Transforming the Press Release


Companies continue to use the term “press release” without really meaning, or really thinking of, the press. Their intention is to put out a formal release of information for various audiences. The problem that develops from automatically using the phrase “press release” is one of semantics, mind-set and distribution strategy.

For companies that use press releases no matter the actual content of their releases, the problem is twofold. First, these companies are buying into a self-fulfilling prophecy that simply because they call it a press release, the press should be interested in it, even when it contains nothing of news value. Second, these companies lack a coherent strategy for the type of information release actually being produced.

Many forms of the release are in fact quite valuable, but it’s rare that the value is actually for the press.

The solution to this problem is also twofold. The first part is simply to break out of an old mind-set by no longer using the phrase “press release.” This is in large part up to the public relations professionals who oversee the process. They need to take a firm stand on determining when a release is for the press and when it is not. In order to do this, there must also be a solution for the other types of releases. This means the PR team must develop a distribution strategy for each release and its appropriate primary audience. Marketing releases, information releases, official statement releases, customer information releases or we-need-more-new-content-without-redesigning-the-site releases need to have their own distribution strategies.

One way to do this is to create a direct information release strategy similar to direct mail strategies, where the focus is on directly addressing a target audience. Sometimes this audience is the press (so we call it a press release) and sometimes it’s a consumer (so we call it a consumer information release). It’s a matter of knowing what kind of information is going to what audience and what format is best for each release.

Here are descriptions for a range of releases.

  • Product information release
    This is probably the most common release. Marketing executives often want to advertise information on product upgrades, new versions or other types of information of interest to customers and prospects. This release should focus on the facts and technical aspects of the product. It is worth noting that technical and vertical trade publications are sometimes interested in these releases.
  • Product or company update releases
    These information releases often don’t need to be distributed as a formal press release but can be done via a blog posting that links to the original product release and spec sheets.
  • Customer information or marketing release
    Similar to a product release, this release focuses on other initiatives such as promotions, partnerships, and customer or prospect programs (such as company giveaways). These can be posted on a customer blog and distributed via e-mail and blogger outreach (if appropriate).
  • Official statement release
    Companies often need to put out their official position on a matter such as a partner’s merger, a non-newsworthy acquisition or the CEO’s speech at a big conference. The audiences can vary (customers, investors, etc.), but the purpose is to have an official statement of record.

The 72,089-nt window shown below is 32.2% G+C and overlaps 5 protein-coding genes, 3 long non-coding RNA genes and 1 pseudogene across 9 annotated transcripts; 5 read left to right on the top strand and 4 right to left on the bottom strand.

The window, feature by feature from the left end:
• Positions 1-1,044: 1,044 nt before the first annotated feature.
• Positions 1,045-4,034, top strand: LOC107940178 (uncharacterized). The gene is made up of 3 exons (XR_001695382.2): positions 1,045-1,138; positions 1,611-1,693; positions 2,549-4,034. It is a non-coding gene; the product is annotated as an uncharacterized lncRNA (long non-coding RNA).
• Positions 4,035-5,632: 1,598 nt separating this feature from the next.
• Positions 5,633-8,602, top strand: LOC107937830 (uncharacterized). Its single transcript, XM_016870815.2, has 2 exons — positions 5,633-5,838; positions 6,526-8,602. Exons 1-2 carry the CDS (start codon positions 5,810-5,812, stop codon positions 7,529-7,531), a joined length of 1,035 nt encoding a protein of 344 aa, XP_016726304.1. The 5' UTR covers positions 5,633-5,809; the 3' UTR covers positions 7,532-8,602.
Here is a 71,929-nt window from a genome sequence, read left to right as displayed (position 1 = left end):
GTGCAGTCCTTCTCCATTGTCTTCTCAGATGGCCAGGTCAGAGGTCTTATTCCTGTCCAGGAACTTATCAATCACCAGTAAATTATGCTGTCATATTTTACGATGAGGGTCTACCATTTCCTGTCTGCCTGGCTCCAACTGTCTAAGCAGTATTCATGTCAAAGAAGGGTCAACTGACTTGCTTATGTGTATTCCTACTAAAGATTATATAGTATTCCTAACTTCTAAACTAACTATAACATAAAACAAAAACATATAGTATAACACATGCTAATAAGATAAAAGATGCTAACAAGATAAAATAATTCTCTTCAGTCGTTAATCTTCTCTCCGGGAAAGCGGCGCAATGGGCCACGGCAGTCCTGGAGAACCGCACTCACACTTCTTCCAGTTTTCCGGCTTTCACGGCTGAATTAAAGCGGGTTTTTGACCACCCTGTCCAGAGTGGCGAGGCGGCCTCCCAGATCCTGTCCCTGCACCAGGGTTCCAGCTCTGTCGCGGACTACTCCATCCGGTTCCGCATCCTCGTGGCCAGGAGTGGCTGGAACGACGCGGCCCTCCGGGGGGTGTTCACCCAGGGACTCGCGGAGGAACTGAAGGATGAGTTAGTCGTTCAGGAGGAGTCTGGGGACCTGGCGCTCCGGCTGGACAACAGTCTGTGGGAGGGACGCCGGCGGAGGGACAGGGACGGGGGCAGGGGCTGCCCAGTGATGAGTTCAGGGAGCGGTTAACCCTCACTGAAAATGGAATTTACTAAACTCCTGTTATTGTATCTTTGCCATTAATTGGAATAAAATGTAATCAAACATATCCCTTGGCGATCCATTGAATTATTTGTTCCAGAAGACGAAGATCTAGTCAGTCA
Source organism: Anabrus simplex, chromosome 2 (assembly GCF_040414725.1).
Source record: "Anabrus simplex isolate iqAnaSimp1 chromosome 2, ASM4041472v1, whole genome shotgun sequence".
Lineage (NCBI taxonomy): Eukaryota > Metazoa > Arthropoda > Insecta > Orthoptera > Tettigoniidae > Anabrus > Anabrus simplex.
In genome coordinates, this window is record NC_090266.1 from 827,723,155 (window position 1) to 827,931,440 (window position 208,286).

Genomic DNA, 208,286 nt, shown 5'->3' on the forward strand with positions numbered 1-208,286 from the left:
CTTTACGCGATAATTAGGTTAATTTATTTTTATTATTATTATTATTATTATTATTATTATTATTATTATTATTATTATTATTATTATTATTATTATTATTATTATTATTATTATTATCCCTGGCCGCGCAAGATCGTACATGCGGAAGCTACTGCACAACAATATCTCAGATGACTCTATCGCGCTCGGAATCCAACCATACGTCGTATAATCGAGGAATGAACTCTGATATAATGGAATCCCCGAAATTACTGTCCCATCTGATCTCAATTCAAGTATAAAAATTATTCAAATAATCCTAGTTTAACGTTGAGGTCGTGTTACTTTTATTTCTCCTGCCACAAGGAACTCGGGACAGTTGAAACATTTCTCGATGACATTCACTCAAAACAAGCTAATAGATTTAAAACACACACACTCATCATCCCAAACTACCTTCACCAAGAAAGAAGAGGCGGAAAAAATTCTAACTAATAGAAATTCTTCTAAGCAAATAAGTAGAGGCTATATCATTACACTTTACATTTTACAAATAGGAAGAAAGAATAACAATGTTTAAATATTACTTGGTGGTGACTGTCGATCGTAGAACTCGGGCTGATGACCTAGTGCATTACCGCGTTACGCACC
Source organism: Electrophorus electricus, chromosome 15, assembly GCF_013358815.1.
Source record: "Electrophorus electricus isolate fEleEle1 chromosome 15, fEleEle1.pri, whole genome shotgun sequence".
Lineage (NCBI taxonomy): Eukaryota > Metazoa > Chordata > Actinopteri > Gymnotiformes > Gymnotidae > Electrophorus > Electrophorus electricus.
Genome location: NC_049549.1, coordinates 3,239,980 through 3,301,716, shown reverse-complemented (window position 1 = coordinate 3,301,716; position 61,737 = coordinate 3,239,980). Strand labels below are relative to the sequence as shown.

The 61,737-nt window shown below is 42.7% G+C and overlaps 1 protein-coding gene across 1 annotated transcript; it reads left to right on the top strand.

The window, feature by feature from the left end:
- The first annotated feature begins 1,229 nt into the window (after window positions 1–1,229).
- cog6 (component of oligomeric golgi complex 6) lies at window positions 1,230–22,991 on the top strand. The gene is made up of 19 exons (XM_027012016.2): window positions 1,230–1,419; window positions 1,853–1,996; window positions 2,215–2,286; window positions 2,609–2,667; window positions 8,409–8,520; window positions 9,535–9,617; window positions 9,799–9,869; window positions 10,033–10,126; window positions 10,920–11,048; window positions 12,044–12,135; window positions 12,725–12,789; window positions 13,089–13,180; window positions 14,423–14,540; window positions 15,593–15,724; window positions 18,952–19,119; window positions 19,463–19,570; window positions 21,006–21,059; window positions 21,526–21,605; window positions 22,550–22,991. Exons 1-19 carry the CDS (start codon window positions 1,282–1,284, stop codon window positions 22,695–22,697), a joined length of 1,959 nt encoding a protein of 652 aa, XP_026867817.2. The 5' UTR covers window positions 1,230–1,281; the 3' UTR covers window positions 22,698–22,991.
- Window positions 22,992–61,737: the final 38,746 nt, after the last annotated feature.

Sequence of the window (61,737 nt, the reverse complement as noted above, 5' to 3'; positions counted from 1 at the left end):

• News release
    That’s right. There are still times when a release is needed for the press. During big, newsworthy announcements (e.g., an acquisition, major product launch, etc.), we still get requests for press releases so that the reporter has an official statement with the basic facts.

Once you have established the type of release needed, next look at distribution methods. Here are some of the most common:

  • Wire services
    PR Newswire or Business Wire put releases in press offices (at least, in theory), in search engines and in news databases such as Factiva. Releases are often put on the wire not for the press to access, but to make the information available to search engines and news databases. This distribution is best when a company wants to make sure the release is indexed with these databases so that it’s searchable in the future, and in a location where there may be news value (the second is often seen as more optional that the first).
  • Direct distribution and SEO
    For releases with more defined audiences, such as customer releases, direct distribution through e-mail (if allowed), newsletters, and the company web site will suffice. In addition, the URL for these releases should also be submitted to news search engines for indexing.
  • Search engine optimization
    This is where too many companies still fall short. Just about any release should be optimized for the Web and contain links to other relevant areas of the company web site. While the optimization can help bring the right visitor to the site, the internal links and design make sure they stay there and take any appropriate action. For example, a product release should link to a product page, which then links to areas where the product can be purchased.

By creating an appropriate release strategy, your organization ensures better relations with the press (by not annoying them with useless information), better audience relations by steering the right information to the right audience, improved management of internal expectations and better information distribution overall.

Release strategy beyond the press release is still taking shape, but it holds a lot of potential for communication professionals to implement programs that create a direct dialogue with their audiences.